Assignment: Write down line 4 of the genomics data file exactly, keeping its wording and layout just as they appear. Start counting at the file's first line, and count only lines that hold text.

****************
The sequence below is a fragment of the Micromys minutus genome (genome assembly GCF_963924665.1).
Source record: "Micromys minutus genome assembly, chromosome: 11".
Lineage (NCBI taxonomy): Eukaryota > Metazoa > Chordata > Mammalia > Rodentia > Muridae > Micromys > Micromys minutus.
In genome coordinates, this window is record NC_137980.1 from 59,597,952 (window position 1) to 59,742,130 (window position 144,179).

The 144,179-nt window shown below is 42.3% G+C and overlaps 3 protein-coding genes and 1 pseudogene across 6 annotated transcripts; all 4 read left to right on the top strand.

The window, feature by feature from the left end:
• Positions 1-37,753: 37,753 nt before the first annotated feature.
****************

In genome coordinates, this window is record NC_137980.1 from 59,597,952 (window position 1) to 59,742,130 (window position 144,179).